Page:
The Changing Face of Those Apprehended at the Southern U.S. Border

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This week the Department of Homeland Security (DHS) released the total number of apprehensions by the Border Patrol of individuals trying to enter the country without authorization for Fiscal Year (FY) 2016. The overall number of apprehensions is up from last year, but down when compared to FY 2013 and 2014 and remain at historically low levels not seen since the early 1970s.

As DHS noted in its press release, the immigrants being apprehended by Border Patrol are very different from what the public and Congress have come to expect:

“…the demographics of illegal migration on our southern border has changed significantly over the last 15 years – far fewer Mexicans and single adults are attempting to cross the border without authorization, but more families and unaccompanied children are fleeing poverty and violence in Central America.  In 2014, Central Americans apprehended on the southern border outnumbered Mexicans for the first time.  In 2016, it happened again.”

Endemic levels of violence have continued to pervade the Northern Triangle region of Central America, which includes Guatemala, El Salvador and Honduras. Since 2014, El Salvador’s murder rate has increased 70 percent, making the small country the murder capital of the Western hemisphere, while Honduras and Guatemala are ranked third and fifth, respectively. This trend continued during the first quarter of 2016 with El Salvador averaging “nearly one homicide per hour.”

In January 2016 U.S. Peace Corps withdrew its volunteers from El Salvador for the first time in 40 years, which followed the September 2012 withdrawal of volunteers from Honduras. Those fleeing violence face tremendous obstacles along the way, including trafficking, rape, and a fierce enforcement crackdown in Mexico, which only increases the risks they face in seeking protection.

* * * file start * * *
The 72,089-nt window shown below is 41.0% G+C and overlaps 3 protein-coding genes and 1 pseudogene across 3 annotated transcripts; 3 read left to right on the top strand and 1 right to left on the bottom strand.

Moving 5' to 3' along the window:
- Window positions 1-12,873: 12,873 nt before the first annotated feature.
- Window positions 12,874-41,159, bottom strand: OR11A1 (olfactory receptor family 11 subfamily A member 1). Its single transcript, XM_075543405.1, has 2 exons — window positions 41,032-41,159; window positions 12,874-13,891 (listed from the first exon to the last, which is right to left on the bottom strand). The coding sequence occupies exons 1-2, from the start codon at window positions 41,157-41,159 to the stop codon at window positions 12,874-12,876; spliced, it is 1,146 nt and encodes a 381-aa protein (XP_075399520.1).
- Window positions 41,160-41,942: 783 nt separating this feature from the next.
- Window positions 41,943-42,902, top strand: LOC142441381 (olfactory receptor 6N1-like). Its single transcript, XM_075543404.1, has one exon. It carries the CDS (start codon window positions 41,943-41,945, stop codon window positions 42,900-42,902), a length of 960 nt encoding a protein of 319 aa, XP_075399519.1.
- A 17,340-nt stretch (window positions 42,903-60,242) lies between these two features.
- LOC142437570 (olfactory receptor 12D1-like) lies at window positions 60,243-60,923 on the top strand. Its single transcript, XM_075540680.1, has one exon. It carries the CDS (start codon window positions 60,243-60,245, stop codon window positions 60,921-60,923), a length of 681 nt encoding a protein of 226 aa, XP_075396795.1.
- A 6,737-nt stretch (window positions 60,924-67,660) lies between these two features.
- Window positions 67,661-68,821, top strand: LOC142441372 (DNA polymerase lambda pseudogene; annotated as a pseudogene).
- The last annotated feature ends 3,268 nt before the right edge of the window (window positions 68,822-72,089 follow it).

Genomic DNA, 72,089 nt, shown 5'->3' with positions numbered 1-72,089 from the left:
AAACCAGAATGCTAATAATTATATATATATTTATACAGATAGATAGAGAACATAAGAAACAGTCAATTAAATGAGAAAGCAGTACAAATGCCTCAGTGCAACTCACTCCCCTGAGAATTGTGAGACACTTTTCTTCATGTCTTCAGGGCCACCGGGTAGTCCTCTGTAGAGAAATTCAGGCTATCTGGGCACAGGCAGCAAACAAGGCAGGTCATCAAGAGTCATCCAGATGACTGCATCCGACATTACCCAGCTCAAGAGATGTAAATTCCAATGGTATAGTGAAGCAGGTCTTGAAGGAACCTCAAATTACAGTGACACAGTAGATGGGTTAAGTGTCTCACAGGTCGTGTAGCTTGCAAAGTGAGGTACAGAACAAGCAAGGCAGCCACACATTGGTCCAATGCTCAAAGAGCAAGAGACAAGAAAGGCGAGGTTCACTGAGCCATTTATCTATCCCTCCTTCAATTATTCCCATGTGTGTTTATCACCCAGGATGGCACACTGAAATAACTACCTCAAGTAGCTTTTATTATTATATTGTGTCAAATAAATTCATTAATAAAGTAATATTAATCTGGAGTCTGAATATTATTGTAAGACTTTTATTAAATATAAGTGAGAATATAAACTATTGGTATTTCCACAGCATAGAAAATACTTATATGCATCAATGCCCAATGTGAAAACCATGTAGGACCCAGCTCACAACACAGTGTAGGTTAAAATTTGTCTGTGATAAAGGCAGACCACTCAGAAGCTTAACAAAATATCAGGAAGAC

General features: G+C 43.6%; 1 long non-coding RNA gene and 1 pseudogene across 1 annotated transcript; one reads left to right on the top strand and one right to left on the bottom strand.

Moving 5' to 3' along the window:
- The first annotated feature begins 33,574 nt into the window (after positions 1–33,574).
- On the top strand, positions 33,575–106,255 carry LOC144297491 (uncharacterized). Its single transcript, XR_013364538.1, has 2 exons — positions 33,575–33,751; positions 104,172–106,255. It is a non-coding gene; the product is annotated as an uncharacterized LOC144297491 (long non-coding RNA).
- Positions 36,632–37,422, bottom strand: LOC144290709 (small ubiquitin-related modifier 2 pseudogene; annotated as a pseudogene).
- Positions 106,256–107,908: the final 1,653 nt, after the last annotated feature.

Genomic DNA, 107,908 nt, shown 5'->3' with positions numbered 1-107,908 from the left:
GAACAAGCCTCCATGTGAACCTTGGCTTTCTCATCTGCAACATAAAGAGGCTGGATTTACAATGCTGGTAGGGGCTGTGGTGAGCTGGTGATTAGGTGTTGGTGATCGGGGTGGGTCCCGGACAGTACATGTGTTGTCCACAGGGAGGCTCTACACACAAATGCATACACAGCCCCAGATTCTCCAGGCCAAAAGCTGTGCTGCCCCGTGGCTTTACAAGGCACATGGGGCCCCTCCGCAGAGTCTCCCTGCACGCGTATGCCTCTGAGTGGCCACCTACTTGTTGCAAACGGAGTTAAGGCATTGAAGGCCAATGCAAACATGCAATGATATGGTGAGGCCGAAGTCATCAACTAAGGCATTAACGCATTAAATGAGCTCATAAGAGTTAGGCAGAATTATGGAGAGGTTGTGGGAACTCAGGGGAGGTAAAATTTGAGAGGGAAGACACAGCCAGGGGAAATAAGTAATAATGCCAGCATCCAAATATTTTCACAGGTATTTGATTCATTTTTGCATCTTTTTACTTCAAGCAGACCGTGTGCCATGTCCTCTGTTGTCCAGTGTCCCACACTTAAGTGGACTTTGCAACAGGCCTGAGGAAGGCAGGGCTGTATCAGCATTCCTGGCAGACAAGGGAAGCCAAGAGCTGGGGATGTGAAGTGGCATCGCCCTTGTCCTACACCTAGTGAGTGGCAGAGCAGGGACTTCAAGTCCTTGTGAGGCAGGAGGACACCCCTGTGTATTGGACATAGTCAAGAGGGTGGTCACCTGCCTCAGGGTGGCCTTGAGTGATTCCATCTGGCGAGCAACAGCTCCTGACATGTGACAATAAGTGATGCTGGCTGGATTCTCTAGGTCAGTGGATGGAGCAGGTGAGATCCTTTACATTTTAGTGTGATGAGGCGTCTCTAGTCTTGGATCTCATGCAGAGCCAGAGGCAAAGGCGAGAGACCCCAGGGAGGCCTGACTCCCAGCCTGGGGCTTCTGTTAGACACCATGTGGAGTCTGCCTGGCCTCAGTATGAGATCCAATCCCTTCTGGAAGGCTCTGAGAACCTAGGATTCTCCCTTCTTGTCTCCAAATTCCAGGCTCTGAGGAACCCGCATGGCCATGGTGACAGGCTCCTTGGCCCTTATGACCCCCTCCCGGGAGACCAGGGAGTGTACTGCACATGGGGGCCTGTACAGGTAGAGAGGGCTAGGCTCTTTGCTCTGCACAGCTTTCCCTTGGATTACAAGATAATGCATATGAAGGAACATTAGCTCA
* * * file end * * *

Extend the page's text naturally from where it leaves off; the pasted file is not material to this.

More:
The dire situation in these countries led Secretary Johnson to say earlier this week that “Border security alone cannot overcome the powerful push factors of poverty and violence that exist in Central America. Walls alone cannot prevent illegal migration.”

Unfortunately, the government’s actions have not matched its rhetoric. The Obama Administration’s knee-jerk response to these changing migration patterns was to rapidly prop up family detention facilities. Families and others from the region have been apprehended, detained in poor conditions, and rushed through removal proceedings with little due process. Many have been deported back to the dangerous circumstances from which they originally fled.

The Administration’s hope was that detaining families would deter others from coming to the United States, effectively ignoring the nation’s long-held commitment to providing protection to those fleeing persecution. DHS also recently announced that they have renewed the private prison contract for the largest family detention center until 2021.

The new numbers released by DHS of families and children apprehended at the border show that the government’s deterrence policies have not worked and that is time to shift gears. The U.S. should not be discouraging refugees from seeking protection and safety, but rather finding a way to honor our long-held commitments to protecting them.

Photo by Pan American Health Organization.

 

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